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Grave New Threat to the Free World
Plain Truth Magazine
March 1980
Volume: Vol 45, No.3
Issue: ISSN 0032-0420
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Grave New Threat to the Free World
Gene H Hogberg

While the United States was bogged down hopelessly in Iran, the Soviet military machine moved dramatically into neighboring Afghanistan. The Red Army is now within a three-day's drive from the crucial oil reserves and transport lanes of the Middle East.

   ISRAELI Prime Minister Menachem Begin called it "a turning point in the world's history." Egyptian President Anwar Sadat warned, "The battle around the area's oil stores has begun." London's Daily Telegraph called it a "power-political earthquake that threatens to change the map of the Middle East and southern Asia."
   All were referring to the full-scale Soviet intervention in Afghanistan. This mountainous, moonscaped nation, historically a buffer state between Russia and southwest Asia, is the strategic gateway to the oil-rich Middle East.
   A neutral Afghanistan called by some the "cockpit of Asia" is no more. Significantly, Soviet fighter-bombers are now stationed less than 350 miles from the strategic Strait of Hormuz the funnel through which passes half of the Free World's oil imports.
   Slowly, but surely, a communist "ring of steel" is being tightened around the Middle East. Where and when will the Soviets strike next? Will they ever be met by superior force? Has America has Europe finally awakened to the danger?

Moscow Reacts with Force

   Nothing could possibly contrast the fortunes of the United States and the Soviet Union more than the events unfolding in the Middle East.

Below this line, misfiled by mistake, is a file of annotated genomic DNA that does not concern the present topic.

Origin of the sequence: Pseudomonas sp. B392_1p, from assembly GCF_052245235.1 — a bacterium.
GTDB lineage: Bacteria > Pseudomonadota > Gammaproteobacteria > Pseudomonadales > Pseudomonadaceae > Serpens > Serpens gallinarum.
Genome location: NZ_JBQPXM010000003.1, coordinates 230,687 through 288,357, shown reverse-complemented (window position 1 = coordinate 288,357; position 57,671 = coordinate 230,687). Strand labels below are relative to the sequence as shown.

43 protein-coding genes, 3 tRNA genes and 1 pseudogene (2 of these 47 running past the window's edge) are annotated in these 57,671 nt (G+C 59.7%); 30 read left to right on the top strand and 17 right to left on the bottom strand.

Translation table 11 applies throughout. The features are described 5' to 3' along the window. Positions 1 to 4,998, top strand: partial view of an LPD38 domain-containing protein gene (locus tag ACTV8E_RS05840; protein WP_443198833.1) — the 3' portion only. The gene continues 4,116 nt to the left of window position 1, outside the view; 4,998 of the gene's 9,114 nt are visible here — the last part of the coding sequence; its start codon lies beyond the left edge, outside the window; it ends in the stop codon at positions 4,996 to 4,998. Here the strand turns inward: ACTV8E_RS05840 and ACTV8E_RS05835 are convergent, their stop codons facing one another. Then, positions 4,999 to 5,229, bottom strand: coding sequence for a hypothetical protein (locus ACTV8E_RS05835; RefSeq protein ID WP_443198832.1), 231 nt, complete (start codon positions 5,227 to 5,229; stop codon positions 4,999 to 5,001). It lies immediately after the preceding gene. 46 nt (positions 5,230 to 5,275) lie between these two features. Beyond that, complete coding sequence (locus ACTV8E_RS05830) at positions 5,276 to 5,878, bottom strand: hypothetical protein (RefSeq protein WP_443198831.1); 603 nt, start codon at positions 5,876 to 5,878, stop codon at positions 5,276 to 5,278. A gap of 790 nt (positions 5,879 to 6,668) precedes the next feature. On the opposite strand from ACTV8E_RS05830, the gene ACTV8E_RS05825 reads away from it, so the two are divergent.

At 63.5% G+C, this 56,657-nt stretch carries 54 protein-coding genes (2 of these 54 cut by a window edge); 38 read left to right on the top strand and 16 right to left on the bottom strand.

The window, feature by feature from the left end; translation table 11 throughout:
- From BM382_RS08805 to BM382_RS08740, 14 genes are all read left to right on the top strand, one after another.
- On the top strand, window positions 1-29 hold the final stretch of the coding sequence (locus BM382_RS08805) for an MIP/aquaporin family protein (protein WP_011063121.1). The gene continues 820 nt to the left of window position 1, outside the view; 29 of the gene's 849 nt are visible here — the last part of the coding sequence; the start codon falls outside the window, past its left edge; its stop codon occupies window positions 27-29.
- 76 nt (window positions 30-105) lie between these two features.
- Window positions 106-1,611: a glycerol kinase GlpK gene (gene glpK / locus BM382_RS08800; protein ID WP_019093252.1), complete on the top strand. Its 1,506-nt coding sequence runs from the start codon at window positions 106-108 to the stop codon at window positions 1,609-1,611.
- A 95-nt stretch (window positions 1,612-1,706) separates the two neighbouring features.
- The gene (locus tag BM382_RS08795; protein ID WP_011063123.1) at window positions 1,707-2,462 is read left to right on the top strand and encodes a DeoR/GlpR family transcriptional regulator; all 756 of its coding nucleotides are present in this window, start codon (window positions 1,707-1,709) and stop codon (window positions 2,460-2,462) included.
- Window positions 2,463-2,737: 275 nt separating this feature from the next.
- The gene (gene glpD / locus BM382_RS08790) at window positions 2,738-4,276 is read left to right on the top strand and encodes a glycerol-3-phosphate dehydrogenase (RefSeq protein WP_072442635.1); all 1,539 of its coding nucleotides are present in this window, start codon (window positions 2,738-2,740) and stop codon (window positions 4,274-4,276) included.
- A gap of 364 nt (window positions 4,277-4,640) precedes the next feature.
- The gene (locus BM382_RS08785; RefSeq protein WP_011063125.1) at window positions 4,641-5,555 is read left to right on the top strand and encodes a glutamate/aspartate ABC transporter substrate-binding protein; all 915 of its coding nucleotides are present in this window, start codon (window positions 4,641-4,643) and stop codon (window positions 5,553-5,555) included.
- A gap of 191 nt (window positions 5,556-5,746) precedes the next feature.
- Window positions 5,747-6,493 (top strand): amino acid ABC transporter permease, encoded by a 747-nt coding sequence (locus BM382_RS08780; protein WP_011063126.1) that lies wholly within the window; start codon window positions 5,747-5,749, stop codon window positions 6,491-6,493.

In an attempt to secure the release of its embassy personnel held hostage in Iran, Washington has chosen a policy of "restraint." Foreswearing military action, President Jimmy Carter has instead leaned on the weak reeds of the United Nations, the World Court, and "world public opinion." Nothing has worked.
   The Soviet Union on the other hand, decided to act fast to preserve its flagging interests in neighboring Afghanistan. Nearly two years ago a coup brought an autonomous yet pro-Moscow leadership to power in Kabul, Afghanistan's capital. Successive leaders, however, were unable to bring to heel unruly Moslem tribesmen who were drawing inspiration from Moslem resurgence in Iran.
   The situation got so bad that by the end of 1979 Moscow felt compelled to move in forcefully to take direct command of events.
   The Soviets showed they were willing to endure the muted scorn of the world to protect and advance their own interests. This occurred while President Carter called upon Americans to bombard Tehran with Christmas cards!
   The world is taking notice of the vast difference in the way the two superpowers react to danger. Says one Asian diplomat, "Asians may fear or dislike the Russians, but a lot of us respect a nation that is not reluctant to use its power."
   By projecting its power, the Soviets are at last near an age-old dream: the acquisition of warm-water ports on the Indian Ocean. (See article on page 35 for the historical background behind the crisis in Afghanistan.) Only faction-ridden Iran and truncated Pakistan (half its former self) lie in the way. Any further moves, however, may take a while.
   The Soviets will have to digest Afghanistan first, no small matter. After doing so, and before proceeding onward, Moscow may launch a new "peace offensive" in an attempt to lull the Free World. Detente, after all, began four years after Russia's forceful venture in Czechoslovakia in 1968. The Kremlin may once again orchestrate the "Russian Tango" three steps forward and two steps back. But the thrust is, nevertheless, relentlessly forward.

Near Future Favors Moscow

   The Soviet leadership knows that time and events are on its side.